JD's box only contained some grainy .gif files and a copy of some poker game

LightSpeed

  • Fix for issue with eager loading when we have a STI hierarchy which has multiple branches where the eager load is on a separate branch to the derived type being worked on
  • Added support for expressing a HAVING clause within core querying engine, use the Group.Having property to apply this

NHibernate Designer

  • Fix for trying to apply a default to MySQL TEXT fields
  • Added support for foreign identity generator

WPF Elements

  • Fixes relating to NaN axis values on some charting controls
  • General performance improvements

Web Workbench

  • Added command line compiler tools for paid customers
  • Added combining for CoffeeScript

As ever, nightly builds of free editions are available from the downloads page, and of full editions from the store.

Nightly news, 16 March 2012

WPF Elements

  • Added DataSeries.IsShownInLegend property to allow series to be excluded from the legend
  • If a type is edited in the property grid through a type converter instead of a TypeEditor, the grid now shows subproperties if the type converter derives from ExpandableObjectConverter
  • Added support for IBindingList as a source for the DataGrid
  • Fixed a bug which made it difficult to display the SchedulerDialog when double-clicking an item
  • Added DataGridCellEditModeBehavior to specify how the user can cause a DataGrid cell to enter edit mode using the mouse
  • Added new RowAndCell data grid selection mode
  • Improvements to DataGrid keyboard navigation
  • Typing into a DataGrid cell now automatically puts it into edit mode

LightSpeed

  • If a user is editing an entity which is soft-deletable and uses optimistic concurrency checking, and another user deletes it, and the first user then saves their changes, we now raise an OptimisticConcurrencyException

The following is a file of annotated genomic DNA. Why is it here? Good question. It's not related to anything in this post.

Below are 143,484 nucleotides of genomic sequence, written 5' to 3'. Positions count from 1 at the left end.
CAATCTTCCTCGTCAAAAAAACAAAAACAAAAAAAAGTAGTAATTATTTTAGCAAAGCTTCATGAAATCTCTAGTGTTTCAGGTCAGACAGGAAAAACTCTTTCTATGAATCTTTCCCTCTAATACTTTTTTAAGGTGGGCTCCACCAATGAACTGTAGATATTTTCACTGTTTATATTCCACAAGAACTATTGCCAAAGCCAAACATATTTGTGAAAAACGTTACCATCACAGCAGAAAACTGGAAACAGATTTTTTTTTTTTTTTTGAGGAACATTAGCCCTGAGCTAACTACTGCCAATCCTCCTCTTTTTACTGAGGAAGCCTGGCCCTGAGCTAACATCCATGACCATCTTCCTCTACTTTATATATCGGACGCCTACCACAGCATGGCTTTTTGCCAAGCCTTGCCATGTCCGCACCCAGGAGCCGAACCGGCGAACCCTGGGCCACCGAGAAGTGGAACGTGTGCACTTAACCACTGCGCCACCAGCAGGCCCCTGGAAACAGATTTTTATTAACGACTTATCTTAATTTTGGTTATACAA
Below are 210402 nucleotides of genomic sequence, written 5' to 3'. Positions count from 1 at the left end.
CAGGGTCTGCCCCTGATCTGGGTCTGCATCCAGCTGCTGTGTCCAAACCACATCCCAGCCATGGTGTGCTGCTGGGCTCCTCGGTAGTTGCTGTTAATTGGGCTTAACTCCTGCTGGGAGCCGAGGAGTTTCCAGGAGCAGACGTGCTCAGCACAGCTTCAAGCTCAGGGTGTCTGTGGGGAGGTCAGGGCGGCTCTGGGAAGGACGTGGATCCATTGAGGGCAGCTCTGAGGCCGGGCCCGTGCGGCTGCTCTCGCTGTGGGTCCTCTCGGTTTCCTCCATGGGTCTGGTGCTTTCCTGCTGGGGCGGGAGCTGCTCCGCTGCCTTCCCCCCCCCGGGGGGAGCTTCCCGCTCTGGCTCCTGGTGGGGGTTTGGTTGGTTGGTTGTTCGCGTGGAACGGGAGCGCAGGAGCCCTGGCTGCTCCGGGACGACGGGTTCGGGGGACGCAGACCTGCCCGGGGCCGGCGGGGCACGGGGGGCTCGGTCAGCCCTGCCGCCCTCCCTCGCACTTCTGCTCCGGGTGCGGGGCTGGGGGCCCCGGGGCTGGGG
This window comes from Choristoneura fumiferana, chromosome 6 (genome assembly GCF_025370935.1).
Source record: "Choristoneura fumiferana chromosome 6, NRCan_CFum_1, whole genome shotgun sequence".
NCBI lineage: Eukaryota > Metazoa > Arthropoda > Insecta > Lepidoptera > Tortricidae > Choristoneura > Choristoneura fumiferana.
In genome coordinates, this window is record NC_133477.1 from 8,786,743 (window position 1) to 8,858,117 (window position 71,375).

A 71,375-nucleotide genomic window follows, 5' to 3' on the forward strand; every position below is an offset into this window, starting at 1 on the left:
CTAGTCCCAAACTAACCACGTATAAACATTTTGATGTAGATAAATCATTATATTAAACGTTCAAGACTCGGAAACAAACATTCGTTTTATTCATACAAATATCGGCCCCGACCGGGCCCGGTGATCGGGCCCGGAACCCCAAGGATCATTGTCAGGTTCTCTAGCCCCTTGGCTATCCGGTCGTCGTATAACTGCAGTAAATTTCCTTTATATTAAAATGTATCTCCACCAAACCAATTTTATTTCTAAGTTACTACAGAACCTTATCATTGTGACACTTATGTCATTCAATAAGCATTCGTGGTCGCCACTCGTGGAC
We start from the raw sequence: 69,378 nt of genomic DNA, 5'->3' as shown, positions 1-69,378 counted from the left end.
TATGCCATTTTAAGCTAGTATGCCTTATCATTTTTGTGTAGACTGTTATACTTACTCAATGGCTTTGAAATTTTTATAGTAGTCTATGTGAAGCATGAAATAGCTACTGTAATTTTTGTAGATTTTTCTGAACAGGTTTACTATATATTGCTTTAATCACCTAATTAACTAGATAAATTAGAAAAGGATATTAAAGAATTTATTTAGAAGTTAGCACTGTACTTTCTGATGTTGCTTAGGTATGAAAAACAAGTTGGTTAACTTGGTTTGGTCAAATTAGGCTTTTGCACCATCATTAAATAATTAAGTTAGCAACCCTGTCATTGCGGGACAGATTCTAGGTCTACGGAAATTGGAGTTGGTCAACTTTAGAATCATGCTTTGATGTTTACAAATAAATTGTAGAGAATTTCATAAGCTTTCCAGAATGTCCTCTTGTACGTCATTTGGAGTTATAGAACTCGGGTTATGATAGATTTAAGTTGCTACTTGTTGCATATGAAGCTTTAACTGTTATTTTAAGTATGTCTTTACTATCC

• Fix for issue where if you queried on a property of an associated entity and that entity was soft-deleted and you were using a naming strategy to map the soft delete column name, it would give you a null reference exception. Bet you didn’t see that one coming
  • Fixed an issue with JSON.NET serialisation
  • Added support for database-side timestamps

NHibernate Designer

  • Added support for creating through tables in the database when the many-to-many association is of List kind

Web Workbench

  • Added support for specifying ‘co-imported’ files in order to include their variables in completion lists and suppress unwanted wigglies from their variables and mixins (use a specially formatted //* ww-expect "filename" comment)
  • Updated Less compiler to 1.3
  • Added Less, Sass and CoffeeScript file templates for Web Site pseudo-projects
  • Improved support for partials naming convention – if you create a file whose name begins with an underscore, it will now default to not compiling (you can turn it back on using the Web Workbench Settings screen)

Nightly builds of free editions are available from the downloads page, and of full editions from the store. Enjoy!

Archives

Join our mailer

You should join our newsletter! Sent monthly:

Back to Top